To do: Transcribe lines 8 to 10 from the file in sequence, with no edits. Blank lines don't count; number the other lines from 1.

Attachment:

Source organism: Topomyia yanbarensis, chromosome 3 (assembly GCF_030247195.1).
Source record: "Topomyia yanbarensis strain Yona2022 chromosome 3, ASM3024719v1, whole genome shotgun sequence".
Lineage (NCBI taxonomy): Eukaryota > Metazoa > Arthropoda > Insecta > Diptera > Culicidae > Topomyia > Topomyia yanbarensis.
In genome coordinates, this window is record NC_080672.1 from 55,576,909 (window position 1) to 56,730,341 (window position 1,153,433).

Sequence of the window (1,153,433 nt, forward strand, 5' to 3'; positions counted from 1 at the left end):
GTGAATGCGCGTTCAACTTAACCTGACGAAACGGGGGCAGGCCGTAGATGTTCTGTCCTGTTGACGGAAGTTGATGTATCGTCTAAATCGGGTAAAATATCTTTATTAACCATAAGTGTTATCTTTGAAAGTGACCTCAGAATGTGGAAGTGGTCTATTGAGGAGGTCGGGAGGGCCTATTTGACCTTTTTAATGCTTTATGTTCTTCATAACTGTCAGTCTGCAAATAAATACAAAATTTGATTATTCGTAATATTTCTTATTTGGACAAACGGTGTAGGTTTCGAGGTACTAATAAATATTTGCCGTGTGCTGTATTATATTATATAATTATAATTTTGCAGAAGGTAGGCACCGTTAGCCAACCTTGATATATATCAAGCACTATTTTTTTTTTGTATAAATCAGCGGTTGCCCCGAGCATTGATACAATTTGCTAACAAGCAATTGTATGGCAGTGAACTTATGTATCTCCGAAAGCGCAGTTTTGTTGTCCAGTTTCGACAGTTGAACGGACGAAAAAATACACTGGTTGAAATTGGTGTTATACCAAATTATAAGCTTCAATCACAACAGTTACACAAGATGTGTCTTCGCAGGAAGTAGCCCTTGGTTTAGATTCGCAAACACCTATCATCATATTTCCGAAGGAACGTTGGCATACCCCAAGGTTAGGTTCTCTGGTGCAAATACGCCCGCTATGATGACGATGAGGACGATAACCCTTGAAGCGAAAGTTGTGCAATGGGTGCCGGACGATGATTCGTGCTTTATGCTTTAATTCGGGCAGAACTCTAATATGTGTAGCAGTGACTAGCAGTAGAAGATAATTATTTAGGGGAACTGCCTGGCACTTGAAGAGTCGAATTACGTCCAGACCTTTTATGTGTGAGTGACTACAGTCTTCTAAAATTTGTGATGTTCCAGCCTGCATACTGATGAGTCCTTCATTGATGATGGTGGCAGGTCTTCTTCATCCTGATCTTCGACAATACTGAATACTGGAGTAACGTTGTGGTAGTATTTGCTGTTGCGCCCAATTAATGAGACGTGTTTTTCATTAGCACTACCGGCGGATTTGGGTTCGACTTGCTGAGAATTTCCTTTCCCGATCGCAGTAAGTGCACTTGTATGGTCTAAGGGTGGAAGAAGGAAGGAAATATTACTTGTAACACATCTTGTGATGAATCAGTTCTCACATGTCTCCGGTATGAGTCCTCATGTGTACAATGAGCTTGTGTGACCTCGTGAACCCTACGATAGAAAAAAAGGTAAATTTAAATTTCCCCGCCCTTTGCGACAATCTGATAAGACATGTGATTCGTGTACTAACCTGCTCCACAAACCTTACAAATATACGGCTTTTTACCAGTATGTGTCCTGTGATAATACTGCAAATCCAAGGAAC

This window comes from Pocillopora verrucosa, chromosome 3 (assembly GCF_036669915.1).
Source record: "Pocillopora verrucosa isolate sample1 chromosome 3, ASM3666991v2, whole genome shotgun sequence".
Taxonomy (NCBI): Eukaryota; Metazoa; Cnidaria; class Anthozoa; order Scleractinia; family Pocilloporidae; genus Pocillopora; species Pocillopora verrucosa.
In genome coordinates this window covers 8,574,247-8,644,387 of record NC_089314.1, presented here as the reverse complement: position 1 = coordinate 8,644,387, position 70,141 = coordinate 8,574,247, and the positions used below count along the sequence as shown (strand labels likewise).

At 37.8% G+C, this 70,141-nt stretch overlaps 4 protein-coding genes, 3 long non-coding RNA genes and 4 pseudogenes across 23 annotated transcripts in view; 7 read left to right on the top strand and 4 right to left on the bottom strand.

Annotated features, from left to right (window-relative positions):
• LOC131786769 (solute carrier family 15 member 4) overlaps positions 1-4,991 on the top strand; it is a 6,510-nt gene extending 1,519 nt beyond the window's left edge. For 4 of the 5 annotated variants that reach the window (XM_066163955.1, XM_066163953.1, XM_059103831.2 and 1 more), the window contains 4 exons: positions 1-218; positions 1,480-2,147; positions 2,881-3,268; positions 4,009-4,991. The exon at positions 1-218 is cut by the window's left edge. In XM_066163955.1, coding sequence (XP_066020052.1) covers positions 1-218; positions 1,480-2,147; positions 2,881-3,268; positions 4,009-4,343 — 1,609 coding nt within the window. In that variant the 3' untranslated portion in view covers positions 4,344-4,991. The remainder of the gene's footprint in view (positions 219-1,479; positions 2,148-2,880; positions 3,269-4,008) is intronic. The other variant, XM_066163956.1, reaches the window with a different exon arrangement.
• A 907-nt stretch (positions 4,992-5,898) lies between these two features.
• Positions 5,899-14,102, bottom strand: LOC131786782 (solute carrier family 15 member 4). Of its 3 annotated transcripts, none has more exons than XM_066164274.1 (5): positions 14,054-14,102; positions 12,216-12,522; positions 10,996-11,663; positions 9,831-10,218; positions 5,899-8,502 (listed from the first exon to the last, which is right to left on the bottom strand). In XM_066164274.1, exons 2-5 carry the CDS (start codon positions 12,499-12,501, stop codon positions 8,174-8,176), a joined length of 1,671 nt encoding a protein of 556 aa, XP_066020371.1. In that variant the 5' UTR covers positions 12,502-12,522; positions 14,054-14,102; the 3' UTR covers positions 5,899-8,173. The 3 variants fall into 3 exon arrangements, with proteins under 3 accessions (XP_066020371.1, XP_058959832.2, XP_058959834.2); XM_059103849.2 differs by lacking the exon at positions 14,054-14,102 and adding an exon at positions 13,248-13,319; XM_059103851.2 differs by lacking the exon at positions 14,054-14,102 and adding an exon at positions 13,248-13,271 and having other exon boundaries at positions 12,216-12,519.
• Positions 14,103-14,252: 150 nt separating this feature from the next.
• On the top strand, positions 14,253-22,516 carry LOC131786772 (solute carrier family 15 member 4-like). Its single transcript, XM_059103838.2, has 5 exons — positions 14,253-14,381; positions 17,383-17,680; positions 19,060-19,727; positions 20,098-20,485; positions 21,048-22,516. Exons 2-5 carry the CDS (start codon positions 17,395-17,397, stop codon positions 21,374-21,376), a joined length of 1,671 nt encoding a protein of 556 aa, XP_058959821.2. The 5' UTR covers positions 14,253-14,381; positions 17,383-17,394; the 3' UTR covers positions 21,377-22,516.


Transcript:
Source record: "Pocillopora verrucosa isolate sample1 chromosome 3, ASM3666991v2, whole genome shotgun sequence".
Taxonomy (NCBI): Eukaryota; Metazoa; Cnidaria; class Anthozoa; order Scleractinia; family Pocilloporidae; genus Pocillopora; species Pocillopora verrucosa.
In genome coordinates this window covers 8,574,247-8,644,387 of record NC_089314.1, presented here as the reverse complement: position 1 = coordinate 8,644,387, position 70,141 = coordinate 8,574,247, and the positions used below count along the sequence as shown (strand labels likewise).